Western Law

Criminal Law

Faculty Advisor: Professor Chris Sherrin

Criminal Law relates to the rules and principles that apply when the government is alleging that a member of society is deserving of punishment for breaching a legal rule. The allegation places the government in an adversarial relationship with the accused individual or group, necessitating that special and generally enhanced legal protections be afforded to the accused to ensure that the innocent are not convicted and fundamental fairness is observed in the investigatory and prosecutorial processes. Thus, for example, Criminal Law encompasses matters such as the definitions of crimes, the availability of defences, the interpretation of numerous rights in the Charter of Rights and Freedoms, and the admissibility and value of pieces of evidence.

Western Law offers numerous foundational courses in the area of Criminal Law, including the first year introductory course, Criminal Procedure, Evidence and Sentencing. We also offer more specialized courses, like Advanced Criminal Law and Wrongful Convictions, providing interested students with the opportunity to both further their knowledge of and critically analyze the criminal justice system. Western Law offers numerous opportunities to receive practical, hands-on training, through courses like Criminal Law Advocacy and mock appeal and trial competitions like the Gale Cup and the Arnup Cup. We even offer students the opportunity to leave campus and work with local criminal practitioners and judges, to see first-hand how criminal law is practiced in the real world. Students can also represent actual clients in minor criminal matters by working at Community Legal Services.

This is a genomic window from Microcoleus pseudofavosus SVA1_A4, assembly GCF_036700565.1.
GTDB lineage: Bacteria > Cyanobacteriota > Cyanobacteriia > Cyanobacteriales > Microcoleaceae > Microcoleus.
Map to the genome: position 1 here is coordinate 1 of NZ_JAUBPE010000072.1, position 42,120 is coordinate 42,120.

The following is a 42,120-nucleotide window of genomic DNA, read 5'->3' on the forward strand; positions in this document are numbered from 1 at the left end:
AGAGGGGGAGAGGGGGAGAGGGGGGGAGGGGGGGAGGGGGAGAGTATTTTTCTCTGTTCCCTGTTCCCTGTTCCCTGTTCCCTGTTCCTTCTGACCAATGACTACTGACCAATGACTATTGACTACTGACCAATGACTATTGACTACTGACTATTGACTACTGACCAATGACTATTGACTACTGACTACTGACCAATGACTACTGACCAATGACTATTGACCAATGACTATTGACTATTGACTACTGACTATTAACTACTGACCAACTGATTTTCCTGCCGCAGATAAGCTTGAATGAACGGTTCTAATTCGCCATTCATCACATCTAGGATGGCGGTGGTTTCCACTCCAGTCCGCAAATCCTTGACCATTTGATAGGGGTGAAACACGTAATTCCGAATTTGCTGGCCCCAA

Criminal Law curricular stream diagram

Relevant Co-Curricular Opportunities